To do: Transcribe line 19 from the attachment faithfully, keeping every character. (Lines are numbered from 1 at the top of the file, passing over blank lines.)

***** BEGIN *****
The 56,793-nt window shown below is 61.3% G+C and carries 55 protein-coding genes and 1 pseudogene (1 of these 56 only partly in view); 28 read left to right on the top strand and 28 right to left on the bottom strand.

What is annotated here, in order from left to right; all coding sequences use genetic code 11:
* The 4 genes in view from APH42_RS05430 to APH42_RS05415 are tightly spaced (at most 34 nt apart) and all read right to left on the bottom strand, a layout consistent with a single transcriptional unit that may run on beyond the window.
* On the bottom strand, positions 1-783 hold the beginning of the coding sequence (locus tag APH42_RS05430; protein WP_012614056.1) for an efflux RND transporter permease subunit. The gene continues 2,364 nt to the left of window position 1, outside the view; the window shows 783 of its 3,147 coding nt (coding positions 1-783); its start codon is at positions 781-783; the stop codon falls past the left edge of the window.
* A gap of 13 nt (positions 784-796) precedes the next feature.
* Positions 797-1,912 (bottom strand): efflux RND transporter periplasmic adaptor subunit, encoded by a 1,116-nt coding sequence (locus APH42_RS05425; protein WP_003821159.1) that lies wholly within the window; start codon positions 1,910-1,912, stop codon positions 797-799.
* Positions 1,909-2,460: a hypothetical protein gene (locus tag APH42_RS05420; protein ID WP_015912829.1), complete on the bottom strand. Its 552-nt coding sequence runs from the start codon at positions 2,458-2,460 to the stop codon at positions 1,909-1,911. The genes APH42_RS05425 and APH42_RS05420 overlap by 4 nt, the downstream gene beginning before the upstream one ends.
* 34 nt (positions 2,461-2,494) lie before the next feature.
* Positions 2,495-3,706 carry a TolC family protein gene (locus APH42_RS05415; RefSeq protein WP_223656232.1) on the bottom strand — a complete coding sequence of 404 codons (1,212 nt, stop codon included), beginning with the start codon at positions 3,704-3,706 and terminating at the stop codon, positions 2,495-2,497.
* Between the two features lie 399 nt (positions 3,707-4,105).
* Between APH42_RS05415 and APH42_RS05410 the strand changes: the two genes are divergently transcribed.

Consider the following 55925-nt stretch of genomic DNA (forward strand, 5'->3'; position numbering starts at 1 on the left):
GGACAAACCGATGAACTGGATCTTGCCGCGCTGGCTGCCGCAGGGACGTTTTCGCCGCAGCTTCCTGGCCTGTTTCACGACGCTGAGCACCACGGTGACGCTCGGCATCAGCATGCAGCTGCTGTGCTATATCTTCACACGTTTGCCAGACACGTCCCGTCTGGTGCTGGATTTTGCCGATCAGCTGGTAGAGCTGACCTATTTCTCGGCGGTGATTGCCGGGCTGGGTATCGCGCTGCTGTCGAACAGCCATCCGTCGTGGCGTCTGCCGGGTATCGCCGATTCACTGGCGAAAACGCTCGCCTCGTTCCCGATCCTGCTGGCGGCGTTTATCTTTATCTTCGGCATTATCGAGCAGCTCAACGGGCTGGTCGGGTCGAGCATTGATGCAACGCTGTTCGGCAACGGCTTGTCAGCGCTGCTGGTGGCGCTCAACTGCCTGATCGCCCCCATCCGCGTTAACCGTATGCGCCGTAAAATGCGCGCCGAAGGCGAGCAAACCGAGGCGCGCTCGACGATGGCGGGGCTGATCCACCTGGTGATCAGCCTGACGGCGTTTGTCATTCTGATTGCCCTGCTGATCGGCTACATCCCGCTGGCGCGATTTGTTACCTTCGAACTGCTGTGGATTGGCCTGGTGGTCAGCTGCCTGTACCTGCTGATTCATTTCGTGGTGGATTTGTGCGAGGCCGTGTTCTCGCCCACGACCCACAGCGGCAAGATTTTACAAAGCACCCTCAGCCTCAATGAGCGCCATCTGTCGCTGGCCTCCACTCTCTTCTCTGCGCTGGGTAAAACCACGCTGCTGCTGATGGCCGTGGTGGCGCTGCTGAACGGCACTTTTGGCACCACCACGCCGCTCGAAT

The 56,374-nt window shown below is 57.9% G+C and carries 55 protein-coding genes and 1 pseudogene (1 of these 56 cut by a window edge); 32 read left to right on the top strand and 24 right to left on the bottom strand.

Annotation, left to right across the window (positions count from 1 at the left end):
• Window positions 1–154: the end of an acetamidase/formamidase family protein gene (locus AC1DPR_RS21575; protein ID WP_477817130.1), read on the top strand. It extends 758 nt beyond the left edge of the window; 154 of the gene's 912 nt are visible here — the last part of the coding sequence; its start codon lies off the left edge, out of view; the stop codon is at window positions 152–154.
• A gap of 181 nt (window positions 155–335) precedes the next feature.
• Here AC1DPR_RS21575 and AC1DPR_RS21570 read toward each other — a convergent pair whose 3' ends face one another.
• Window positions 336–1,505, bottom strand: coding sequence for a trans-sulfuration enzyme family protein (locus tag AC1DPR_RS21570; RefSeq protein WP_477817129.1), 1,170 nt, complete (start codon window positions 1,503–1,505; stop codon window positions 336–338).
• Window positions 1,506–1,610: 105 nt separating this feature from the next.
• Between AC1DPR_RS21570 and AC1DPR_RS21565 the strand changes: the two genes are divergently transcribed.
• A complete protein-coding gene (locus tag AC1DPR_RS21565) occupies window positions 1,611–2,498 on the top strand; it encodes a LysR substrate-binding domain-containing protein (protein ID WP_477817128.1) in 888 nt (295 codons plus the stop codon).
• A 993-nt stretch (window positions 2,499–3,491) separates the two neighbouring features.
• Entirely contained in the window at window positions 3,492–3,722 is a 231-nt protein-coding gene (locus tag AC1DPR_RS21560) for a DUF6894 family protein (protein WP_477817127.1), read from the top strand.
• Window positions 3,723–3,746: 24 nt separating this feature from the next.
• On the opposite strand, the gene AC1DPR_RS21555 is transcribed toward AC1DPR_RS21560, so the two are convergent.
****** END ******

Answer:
• Window positions 336–1,505, bottom strand: coding sequence for a trans-sulfuration enzyme family protein (locus tag AC1DPR_RS21570; RefSeq protein WP_477817129.1), 1,170 nt, complete (start codon window positions 1,503–1,505; stop codon window positions 336–338).